A half a dozen years ago I had a lightbulb 💡 moment at a nonprofit leadership conference. The speaker, Bob Harris, passed around laminated cards that said:
Four simple words. Certainly not rocket science. But they were exactly what I’d needed to hear at that time.
This handout contained unbiased, outsider validation of what I had known all along but hadn’t felt bold enough to articulate: working with a micromanaging board was not OK. Dealing with directors who were overly involved in the day-to-day management of the organization was making my tough job, tougher. And making what should have been a fun job, a constant battle.
Changing the culture of the board and improving the relationship between our board and staff took many years and a lot of effort by everyone involved. Ultimately, though, it came down to understanding the distinction between management and governance that made the biggest difference.
Governance, which is the primary duty of the board, involves strategic planning, goal setting, and oversight. This is very different from management which is concerned with day-to-day decision making and operations.
Helping both board and staff understand their unique roles - and how they ought to effectively interact - is key to moving toward a drama-free leadership experience. When we all stop struggling for power - whether overtly or more surreptitiously - we’re able to accomplish more and create better outcomes. Too many players come to the table with misaligned intentions or misguided expectations.
One practice that I’ve found helpful in setting the stage for productive work is through the use of a board orientation program. Starting every board year (and/or each new member) with a clear and specific review of roles, responsibilities, policies, and expectations helps keep everyone on the same page. And while most professionals assume they know what it means to operate a nonprofit, a good orientation can outline what it actually entails.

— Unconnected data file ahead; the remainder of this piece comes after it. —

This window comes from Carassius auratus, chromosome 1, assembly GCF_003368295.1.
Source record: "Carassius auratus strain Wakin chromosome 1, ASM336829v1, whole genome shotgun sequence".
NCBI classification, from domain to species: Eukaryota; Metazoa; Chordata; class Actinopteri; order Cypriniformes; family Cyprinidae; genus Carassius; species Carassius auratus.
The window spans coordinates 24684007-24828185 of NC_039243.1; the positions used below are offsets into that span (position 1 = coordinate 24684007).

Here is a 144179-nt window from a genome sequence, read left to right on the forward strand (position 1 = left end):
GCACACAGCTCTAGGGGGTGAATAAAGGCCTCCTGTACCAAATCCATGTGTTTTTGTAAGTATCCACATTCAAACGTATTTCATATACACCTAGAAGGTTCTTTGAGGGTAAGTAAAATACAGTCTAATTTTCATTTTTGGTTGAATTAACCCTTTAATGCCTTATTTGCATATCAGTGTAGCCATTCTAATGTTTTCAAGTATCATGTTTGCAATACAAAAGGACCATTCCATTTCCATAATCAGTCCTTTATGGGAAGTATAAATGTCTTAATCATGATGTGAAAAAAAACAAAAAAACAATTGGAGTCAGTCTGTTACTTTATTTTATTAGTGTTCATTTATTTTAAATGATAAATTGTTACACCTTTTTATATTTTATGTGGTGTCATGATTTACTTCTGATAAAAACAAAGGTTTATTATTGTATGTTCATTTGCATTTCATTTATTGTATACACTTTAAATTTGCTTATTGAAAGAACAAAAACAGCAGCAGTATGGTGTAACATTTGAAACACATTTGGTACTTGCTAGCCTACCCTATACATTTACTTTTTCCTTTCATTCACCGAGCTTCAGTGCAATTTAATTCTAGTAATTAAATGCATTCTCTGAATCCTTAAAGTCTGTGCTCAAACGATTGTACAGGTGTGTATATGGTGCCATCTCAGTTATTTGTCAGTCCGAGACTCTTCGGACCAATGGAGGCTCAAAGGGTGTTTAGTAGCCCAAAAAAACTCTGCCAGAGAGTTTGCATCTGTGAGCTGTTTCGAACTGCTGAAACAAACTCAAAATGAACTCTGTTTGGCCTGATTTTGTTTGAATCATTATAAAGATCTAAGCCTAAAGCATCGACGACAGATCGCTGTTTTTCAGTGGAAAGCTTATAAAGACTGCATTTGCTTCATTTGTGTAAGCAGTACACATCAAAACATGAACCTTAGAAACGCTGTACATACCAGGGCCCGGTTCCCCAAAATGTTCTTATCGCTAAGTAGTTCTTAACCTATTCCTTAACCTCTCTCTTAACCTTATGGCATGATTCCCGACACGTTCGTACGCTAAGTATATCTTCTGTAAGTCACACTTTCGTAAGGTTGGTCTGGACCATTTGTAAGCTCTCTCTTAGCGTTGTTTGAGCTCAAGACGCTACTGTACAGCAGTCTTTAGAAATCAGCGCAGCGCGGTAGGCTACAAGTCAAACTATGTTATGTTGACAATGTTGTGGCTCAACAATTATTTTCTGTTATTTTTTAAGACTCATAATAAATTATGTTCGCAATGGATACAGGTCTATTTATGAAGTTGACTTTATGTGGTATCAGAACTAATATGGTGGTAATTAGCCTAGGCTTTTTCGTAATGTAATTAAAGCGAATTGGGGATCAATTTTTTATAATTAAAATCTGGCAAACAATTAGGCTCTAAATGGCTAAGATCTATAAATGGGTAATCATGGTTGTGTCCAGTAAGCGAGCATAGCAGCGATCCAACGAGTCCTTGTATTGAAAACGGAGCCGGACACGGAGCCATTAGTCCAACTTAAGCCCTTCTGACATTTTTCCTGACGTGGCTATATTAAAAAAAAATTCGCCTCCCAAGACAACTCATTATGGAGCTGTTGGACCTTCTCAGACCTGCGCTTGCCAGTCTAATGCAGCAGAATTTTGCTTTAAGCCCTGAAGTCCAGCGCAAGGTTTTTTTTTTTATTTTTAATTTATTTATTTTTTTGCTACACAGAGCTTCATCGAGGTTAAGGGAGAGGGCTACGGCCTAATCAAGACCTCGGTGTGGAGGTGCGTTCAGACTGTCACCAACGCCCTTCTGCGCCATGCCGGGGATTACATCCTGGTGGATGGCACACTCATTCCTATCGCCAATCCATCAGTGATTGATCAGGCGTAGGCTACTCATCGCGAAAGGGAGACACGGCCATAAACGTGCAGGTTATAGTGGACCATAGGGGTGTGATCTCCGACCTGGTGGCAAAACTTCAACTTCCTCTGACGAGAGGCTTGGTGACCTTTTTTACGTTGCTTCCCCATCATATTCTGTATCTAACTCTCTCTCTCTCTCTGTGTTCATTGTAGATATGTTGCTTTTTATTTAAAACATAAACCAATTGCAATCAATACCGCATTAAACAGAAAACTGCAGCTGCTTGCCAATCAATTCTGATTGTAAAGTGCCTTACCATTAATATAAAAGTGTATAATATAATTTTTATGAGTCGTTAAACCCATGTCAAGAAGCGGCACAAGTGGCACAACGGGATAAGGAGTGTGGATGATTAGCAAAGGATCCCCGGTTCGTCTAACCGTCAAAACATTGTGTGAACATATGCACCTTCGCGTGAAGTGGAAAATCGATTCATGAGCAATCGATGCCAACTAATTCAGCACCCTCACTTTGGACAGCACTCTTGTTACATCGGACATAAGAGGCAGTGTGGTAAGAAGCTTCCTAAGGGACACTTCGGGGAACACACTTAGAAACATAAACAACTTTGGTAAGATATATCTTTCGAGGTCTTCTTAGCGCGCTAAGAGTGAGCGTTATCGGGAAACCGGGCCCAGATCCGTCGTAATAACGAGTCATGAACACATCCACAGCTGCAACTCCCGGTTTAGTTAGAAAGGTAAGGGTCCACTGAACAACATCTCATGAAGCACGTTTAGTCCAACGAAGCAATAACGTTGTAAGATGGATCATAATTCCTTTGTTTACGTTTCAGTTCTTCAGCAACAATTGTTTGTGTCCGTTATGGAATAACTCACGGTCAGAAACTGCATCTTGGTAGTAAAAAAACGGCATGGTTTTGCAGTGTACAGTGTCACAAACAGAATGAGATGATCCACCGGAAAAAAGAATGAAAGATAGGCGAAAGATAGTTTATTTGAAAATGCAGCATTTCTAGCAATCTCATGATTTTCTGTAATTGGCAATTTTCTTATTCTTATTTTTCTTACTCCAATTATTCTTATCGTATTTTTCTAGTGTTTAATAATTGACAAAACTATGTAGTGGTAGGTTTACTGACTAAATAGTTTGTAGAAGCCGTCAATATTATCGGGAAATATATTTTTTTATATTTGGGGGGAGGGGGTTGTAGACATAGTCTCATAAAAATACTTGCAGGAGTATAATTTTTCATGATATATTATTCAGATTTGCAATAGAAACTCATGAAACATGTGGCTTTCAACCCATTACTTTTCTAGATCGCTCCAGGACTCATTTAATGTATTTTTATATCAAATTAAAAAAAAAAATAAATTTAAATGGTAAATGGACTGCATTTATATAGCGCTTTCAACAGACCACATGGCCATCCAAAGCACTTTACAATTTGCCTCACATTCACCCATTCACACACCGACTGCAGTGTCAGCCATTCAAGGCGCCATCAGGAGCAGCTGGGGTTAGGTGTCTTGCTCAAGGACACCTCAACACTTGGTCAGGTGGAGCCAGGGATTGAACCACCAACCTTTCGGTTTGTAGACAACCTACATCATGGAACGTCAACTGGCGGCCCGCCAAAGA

If you don’t have a formal orientation process - or if your process consists of sending a link to a bunch of files for review - I want to encourage you to start one. It doesn’t have to be complex or overly time consuming. In fact, I have an orientation slide deck template that you can customize for your own use. It includes (nearly) everything you’ll want to cover with your board members so that you don’t have to start from scratch - just fill in the blanks. You can get that template here: https://docs.google.com/presen...
And here are a few tips from the leadership course I offered in 2020:
That'll do it for this series on the basics. I know there are a million other basic topics to discuss, but communication strategy, value proposition, doing less, and board orientation are often overlooked. Dialing in on just these four topics will literally transform your organization - and create ripples of improvement in every other area.